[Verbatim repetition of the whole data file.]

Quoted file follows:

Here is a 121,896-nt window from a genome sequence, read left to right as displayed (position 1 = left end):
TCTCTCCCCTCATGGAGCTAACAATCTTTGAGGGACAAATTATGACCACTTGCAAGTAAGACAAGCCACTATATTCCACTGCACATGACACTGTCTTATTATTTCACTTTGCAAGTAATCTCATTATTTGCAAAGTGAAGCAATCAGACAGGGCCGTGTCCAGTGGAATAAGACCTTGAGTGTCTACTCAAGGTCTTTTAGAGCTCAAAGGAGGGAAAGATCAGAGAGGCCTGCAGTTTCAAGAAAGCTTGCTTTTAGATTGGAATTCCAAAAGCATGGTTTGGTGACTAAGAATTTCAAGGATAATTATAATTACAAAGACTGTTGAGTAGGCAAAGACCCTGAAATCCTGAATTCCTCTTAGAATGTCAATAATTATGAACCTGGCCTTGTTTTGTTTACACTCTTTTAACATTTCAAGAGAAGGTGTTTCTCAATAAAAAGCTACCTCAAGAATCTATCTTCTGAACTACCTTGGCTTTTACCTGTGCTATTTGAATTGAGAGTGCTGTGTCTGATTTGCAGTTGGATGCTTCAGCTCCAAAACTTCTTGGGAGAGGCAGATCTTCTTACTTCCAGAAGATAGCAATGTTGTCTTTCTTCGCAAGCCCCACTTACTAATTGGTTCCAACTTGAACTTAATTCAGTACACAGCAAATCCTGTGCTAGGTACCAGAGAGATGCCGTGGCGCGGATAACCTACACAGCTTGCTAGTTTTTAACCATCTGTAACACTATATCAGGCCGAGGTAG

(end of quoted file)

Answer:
Here is a 121,896-nt window from a genome sequence, read left to right as displayed (position 1 = left end):
TCTCTCCCCTCATGGAGCTAACAATCTTTGAGGGACAAATTATGACCACTTGCAAGTAAGACAAGCCACTATATTCCACTGCACATGACACTGTCTTATTATTTCACTTTGCAAGTAATCTCATTATTTGCAAAGTGAAGCAATCAGACAGGGCCGTGTCCAGTGGAATAAGACCTTGAGTGTCTACTCAAGGTCTTTTAGAGCTCAAAGGAGGGAAAGATCAGAGAGGCCTGCAGTTTCAAGAAAGCTTGCTTTTAGATTGGAATTCCAAAAGCATGGTTTGGTGACTAAGAATTTCAAGGATAATTATAATTACAAAGACTGTTGAGTAGGCAAAGACCCTGAAATCCTGAATTCCTCTTAGAATGTCAATAATTATGAACCTGGCCTTGTTTTGTTTACACTCTTTTAACATTTCAAGAGAAGGTGTTTCTCAATAAAAAGCTACCTCAAGAATCTATCTTCTGAACTACCTTGGCTTTTACCTGTGCTATTTGAATTGAGAGTGCTGTGTCTGATTTGCAGTTGGATGCTTCAGCTCCAAAACTTCTTGGGAGAGGCAGATCTTCTTACTTCCAGAAGATAGCAATGTTGTCTTTCTTCGCAAGCCCCACTTACTAATTGGTTCCAACTTGAACTTAATTCAGTACACAGCAAATCCTGTGCTAGGTACCAGAGAGATGCCGTGGCGCGGATAACCTACACAGCTTGCTAGTTTTTAACCATCTGTAACACTATATCAGGCCGAGGTAG